German company offers a twist on old power lines by reducing electricity production greenhouse gas
When you flip on a light switch, two pieces of metal meet to connect a low-voltage circuit, and power flows to the light bulb. And when you flip it off, the circuit breaks.
The same basic mechanics apply to the switches for high-voltage systems that feed large buildings, factories and power utilities. Only these switches, called switchgear, weigh 800 to 1,200 kilograms and are bigger than industrial refrigerators. Because there is so much more power in play, the technology is more complex.
Inside many of these giant switchgear is a tank filled with pressurized gas called sulfur hexafluoride, or SF6. This gas acts as an insulator, preventing the electrical current from arcing (acting like lightning essentially) when the metal parts separate or come together.
The problem with these switchgear, which are used all over the world, is that SF6 is the most potent greenhouse gas in the world. One kilogram of SF6 is equivalent to 23,500 kilograms of CO2. Annual SF6 emissions are the equivalent of the CO2 emitted by 100 million cars. Moreover, the use of SF6 globally is expected to grow by 75 percent by 2030 from 2019 levels. Sustainable alternatives are urgently needed.
This is where the story of a Berlin-based company called Nuventura begins.
A safe power solution
Manjunath Ramesh is an electrical engineer who for years worked in the development and refinement of these gas-insulated switchgears, or GIS. He was aware that much of the SF6 released into the atmosphere was coming from these switchgears, and he thought there must be a better way. When he couldn’t make progress within the company where he worked, he quit and moved to Berlin to develop his own prototype. He believed that with some design changes to the switchgear, using highly compressed, dry air could eliminate the need for SF6.
“While I grew up, I saw that pollution, air pollution, was the biggest problem in the world,” Manjunath says of his motivation. Within Nuventura’s switchgear “we replaced the greenhouse gas, SF6, with normal breathing air.”
With two other founders who have entrepreneurial backgrounds, Manjunath created the company in 2017; now Nuventura has 20 employees and has found its first clients.
Fabian Lemke, a founder and the managing director, says it is important that the technology be proven over time to win over clients, whether they are industrial firms or large power companies.
The electrical grid is critical infrastructure, and reliability is important. “The thing about electricity and especially about switchgear is it’s basically ‘set it and forget it,’” Fabian says. “So the best thing that can happen is that nothing happens. The clients want to have some experience, they want to see how the gear behaves, and then they are going to make the next step.”
Nuventura was a finalist in the 2021 Social Innovation Tournament, created by the EIB Institute to help entrepreneurs develop creative solutions for the environment and society.
Phasing out dangerous gas
There are two main types of switchgear — these GIS models and another type that is air insulated, but open, and subject to damage from the environment. GIS is the standard in heavily populated areas.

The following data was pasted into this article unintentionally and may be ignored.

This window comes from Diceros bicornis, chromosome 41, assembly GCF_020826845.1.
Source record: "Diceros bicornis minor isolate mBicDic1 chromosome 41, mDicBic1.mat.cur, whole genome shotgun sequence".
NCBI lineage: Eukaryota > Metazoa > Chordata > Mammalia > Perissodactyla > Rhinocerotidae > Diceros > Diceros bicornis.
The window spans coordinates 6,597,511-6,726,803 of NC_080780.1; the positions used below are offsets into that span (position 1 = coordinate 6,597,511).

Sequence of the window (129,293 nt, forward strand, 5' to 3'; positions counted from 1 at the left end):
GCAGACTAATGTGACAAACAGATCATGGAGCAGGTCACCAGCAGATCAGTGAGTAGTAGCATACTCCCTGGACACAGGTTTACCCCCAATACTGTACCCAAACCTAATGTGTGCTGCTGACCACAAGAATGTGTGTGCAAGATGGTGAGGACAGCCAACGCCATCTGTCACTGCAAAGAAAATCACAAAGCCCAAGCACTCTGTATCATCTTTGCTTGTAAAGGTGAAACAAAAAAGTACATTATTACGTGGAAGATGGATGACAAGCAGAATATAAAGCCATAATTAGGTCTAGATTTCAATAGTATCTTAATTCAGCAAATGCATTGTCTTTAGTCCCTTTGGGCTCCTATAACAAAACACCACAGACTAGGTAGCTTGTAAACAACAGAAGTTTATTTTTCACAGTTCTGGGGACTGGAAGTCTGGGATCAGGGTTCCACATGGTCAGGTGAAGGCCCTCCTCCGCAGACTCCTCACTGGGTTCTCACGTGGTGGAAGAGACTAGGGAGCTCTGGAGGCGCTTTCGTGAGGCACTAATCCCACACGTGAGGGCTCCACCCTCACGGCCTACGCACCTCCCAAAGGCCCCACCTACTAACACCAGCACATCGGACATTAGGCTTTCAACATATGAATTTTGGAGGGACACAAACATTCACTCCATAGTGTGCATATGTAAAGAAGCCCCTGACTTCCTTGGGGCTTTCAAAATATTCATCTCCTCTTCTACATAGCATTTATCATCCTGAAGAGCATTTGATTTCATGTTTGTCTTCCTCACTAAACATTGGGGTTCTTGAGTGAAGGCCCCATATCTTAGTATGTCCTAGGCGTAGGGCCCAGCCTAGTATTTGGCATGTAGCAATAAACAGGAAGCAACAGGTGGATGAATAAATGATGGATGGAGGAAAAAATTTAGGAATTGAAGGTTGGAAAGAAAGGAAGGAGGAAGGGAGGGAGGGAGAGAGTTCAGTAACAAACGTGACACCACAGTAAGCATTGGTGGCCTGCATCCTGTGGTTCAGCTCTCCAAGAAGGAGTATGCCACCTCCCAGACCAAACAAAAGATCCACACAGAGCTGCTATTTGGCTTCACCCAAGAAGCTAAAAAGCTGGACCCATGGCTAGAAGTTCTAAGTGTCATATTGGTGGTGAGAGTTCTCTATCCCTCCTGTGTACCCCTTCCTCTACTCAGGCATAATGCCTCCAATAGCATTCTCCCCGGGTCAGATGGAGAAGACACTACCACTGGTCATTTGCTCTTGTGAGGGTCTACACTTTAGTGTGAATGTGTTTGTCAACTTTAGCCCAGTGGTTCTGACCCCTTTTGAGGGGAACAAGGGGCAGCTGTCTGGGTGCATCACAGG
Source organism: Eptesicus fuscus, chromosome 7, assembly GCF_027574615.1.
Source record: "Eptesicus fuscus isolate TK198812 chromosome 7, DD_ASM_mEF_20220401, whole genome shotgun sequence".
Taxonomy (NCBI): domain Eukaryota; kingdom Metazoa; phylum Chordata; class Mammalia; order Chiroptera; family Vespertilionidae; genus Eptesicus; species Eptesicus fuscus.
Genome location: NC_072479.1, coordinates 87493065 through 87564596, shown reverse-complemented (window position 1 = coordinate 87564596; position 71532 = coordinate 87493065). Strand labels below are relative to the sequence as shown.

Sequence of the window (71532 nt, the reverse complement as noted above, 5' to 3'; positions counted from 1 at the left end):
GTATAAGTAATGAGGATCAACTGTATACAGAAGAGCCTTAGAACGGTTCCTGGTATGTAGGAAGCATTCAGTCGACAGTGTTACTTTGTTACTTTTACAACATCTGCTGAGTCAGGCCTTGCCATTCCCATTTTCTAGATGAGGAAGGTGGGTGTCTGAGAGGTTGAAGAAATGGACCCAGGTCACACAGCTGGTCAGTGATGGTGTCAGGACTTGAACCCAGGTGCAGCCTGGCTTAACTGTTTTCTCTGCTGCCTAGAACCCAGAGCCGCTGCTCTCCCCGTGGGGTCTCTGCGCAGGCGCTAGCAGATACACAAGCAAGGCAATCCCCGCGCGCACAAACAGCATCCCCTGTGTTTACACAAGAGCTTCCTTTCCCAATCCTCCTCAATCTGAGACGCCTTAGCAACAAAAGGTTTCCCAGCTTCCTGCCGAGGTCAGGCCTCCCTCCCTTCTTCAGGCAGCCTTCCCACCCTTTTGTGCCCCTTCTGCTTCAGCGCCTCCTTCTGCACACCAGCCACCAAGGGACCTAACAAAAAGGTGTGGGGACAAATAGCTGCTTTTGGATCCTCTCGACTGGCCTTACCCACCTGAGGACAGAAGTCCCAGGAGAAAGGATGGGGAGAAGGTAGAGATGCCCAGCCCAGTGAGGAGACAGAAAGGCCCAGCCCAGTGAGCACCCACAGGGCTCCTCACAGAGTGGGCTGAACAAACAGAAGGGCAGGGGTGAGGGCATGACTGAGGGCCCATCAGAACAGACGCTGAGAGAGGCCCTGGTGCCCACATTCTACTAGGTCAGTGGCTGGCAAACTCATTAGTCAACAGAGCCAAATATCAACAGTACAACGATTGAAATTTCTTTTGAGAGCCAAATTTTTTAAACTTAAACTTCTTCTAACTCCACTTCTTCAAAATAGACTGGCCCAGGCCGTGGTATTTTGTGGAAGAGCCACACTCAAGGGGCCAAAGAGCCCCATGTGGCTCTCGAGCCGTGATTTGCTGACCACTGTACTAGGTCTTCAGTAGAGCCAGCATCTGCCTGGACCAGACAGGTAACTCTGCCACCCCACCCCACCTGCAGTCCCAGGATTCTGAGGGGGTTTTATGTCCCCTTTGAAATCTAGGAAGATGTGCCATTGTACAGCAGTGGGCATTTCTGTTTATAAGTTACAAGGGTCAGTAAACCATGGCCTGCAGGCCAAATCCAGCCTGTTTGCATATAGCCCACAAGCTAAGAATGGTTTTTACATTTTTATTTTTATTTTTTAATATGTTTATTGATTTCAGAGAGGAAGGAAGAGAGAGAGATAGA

One factor working in Nuventura’s favour is that governments worldwide, including the European Union, want to phase out the use of SF6 as soon as there are reliable alternatives. The European Commission is drafting new F-gas (for all the gases in this family) regulation, and California has already adopted a plan to phase out the use of SF6 by 2025.
Another advantage of the Nuventura GIS is that it can be opened for maintenance, and adding monitoring via sensors is a possibility. “Because our tank can be opened, it makes repair and replacing parts possible, increasing the useful life of the switchgear,” Fabian says. “It’s much more in line with the idea of a circular economy.”
More data, less maintenance
Sensors make it possible to transmit data from the switchgear to control centres for monitoring in real time. “One thing that has been quite astonishing about switchgear is that they are relatively stupid,” Fabian says. “There’s nothing but mechanical components in there.”
If switchgear were equipped with sensors, a variety of valuable information could be gathered. Fabian adds that at a minimum, sensors could reduce the need for manual maintenance checks.
The response from Nuventura’s early clients is encouraging. APEX Group has a grid-connected hydrogen power plant at its location in Rostock-Laage, Germany.
The company stores hydrogen and helps other companies and cities develop their own carbon-neutral energy systems.
Earlier this year, the company adopted six of Nuventura’s switchgears with interconnected sensors. With the sensors, APEX can monitor and analyse the condition of the equipment around the clock.
“What convinced us about Nuventura's switchgear are its compact dimensions, which are very similar to those of the classic SF6 GIS, as well as the high degree of flexibility and automation,” says Jörn Hennig, head of engineering at APEX.
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The findings, interpretations and conclusions are those of the authors and do not necessarily reflect the views of the European Investment Bank.